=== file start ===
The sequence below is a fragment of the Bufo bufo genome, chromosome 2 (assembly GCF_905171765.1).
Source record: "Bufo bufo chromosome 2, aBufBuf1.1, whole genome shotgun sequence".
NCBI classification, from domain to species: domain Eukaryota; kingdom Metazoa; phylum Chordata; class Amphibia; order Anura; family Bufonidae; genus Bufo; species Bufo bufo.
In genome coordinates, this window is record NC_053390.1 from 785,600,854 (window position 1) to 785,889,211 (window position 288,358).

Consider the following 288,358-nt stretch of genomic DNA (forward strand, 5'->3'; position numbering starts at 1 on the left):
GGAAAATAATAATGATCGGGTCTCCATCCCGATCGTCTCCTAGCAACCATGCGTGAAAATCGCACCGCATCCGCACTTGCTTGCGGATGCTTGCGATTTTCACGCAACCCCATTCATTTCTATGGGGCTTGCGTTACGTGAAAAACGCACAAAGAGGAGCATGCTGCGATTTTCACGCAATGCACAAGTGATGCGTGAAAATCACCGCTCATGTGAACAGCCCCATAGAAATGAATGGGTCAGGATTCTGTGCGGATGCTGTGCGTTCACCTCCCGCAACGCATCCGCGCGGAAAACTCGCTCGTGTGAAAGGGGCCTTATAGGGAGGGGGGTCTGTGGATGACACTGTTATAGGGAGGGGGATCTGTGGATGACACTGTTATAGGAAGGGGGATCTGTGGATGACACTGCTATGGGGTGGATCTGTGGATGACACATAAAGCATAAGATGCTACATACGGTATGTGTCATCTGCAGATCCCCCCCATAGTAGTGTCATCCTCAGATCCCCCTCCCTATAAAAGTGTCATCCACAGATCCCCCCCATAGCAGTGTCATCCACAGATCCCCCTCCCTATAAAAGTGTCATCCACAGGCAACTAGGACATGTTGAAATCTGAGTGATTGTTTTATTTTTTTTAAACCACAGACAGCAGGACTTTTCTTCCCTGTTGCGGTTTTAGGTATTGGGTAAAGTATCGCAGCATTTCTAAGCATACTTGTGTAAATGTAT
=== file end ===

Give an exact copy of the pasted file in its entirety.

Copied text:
The sequence below is a fragment of the Bufo bufo genome, chromosome 2 (assembly GCF_905171765.1).
Source record: "Bufo bufo chromosome 2, aBufBuf1.1, whole genome shotgun sequence".
NCBI classification, from domain to species: domain Eukaryota; kingdom Metazoa; phylum Chordata; class Amphibia; order Anura; family Bufonidae; genus Bufo; species Bufo bufo.
In genome coordinates, this window is record NC_053390.1 from 785,600,854 (window position 1) to 785,889,211 (window position 288,358).

Consider the following 288,358-nt stretch of genomic DNA (forward strand, 5'->3'; position numbering starts at 1 on the left):
GGAAAATAATAATGATCGGGTCTCCATCCCGATCGTCTCCTAGCAACCATGCGTGAAAATCGCACCGCATCCGCACTTGCTTGCGGATGCTTGCGATTTTCACGCAACCCCATTCATTTCTATGGGGCTTGCGTTACGTGAAAAACGCACAAAGAGGAGCATGCTGCGATTTTCACGCAATGCACAAGTGATGCGTGAAAATCACCGCTCATGTGAACAGCCCCATAGAAATGAATGGGTCAGGATTCTGTGCGGATGCTGTGCGTTCACCTCCCGCAACGCATCCGCGCGGAAAACTCGCTCGTGTGAAAGGGGCCTTATAGGGAGGGGGGTCTGTGGATGACACTGTTATAGGGAGGGGGATCTGTGGATGACACTGTTATAGGAAGGGGGATCTGTGGATGACACTGCTATGGGGTGGATCTGTGGATGACACATAAAGCATAAGATGCTACATACGGTATGTGTCATCTGCAGATCCCCCCCATAGTAGTGTCATCCTCAGATCCCCCTCCCTATAAAAGTGTCATCCACAGATCCCCCCCATAGCAGTGTCATCCACAGATCCCCCTCCCTATAAAAGTGTCATCCACAGGCAACTAGGACATGTTGAAATCTGAGTGATTGTTTTATTTTTTTTAAACCACAGACAGCAGGACTTTTCTTCCCTGTTGCGGTTTTAGGTATTGGGTAAAGTATCGCAGCATTTCTAAGCATACTTGTGTAAATGTAT